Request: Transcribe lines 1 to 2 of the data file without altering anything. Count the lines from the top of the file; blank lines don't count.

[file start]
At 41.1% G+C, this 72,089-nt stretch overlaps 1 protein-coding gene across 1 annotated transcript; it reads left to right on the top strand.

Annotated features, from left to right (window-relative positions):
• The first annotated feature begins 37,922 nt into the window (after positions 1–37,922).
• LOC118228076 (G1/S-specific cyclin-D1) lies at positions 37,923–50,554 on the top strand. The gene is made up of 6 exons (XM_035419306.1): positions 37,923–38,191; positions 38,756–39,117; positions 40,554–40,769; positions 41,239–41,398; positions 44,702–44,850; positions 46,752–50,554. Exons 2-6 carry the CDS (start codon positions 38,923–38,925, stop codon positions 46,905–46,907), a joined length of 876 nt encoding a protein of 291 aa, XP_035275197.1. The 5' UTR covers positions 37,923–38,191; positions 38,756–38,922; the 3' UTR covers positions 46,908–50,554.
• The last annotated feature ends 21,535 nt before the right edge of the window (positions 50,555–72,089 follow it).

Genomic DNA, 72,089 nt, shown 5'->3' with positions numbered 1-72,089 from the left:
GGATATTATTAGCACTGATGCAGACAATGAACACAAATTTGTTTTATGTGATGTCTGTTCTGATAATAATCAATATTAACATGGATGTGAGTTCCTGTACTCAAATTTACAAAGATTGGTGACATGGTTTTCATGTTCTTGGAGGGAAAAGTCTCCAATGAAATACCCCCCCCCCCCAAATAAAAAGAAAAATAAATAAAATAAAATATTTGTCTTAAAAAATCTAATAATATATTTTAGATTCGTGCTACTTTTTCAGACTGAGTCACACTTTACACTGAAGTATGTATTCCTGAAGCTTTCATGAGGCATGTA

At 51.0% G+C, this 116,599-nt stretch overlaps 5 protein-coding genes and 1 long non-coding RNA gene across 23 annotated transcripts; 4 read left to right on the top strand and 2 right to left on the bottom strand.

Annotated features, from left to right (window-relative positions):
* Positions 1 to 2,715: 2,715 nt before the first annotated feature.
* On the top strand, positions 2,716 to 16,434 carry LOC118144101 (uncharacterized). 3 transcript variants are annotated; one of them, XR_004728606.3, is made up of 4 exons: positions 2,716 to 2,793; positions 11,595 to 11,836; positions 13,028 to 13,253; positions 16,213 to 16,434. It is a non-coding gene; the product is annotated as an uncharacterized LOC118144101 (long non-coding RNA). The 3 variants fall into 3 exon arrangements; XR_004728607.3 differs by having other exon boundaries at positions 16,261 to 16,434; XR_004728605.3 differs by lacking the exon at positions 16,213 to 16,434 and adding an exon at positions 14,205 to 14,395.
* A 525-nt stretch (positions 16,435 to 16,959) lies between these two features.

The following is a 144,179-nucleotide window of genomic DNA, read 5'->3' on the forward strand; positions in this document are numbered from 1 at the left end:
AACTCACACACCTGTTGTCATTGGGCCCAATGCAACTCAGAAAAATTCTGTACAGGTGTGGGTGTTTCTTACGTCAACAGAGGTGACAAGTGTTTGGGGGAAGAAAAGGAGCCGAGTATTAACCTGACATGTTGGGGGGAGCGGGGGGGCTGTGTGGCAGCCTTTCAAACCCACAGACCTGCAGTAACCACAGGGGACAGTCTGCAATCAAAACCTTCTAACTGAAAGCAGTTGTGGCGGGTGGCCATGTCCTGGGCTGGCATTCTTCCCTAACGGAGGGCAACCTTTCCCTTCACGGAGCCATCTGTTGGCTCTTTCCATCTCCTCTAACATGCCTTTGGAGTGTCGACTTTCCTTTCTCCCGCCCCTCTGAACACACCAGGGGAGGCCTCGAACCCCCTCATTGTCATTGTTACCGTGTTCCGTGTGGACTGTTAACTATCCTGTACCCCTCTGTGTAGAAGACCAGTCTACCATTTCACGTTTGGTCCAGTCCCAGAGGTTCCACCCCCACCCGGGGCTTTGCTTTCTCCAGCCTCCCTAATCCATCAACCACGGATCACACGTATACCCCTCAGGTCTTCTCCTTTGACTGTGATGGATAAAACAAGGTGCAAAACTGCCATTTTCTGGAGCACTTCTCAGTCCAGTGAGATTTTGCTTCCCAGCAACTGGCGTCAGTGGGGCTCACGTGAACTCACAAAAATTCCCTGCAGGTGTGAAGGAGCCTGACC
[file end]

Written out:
At 41.1% G+C, this 72,089-nt stretch overlaps 1 protein-coding gene across 1 annotated transcript; it reads left to right on the top strand.

Annotated features, from left to right (window-relative positions):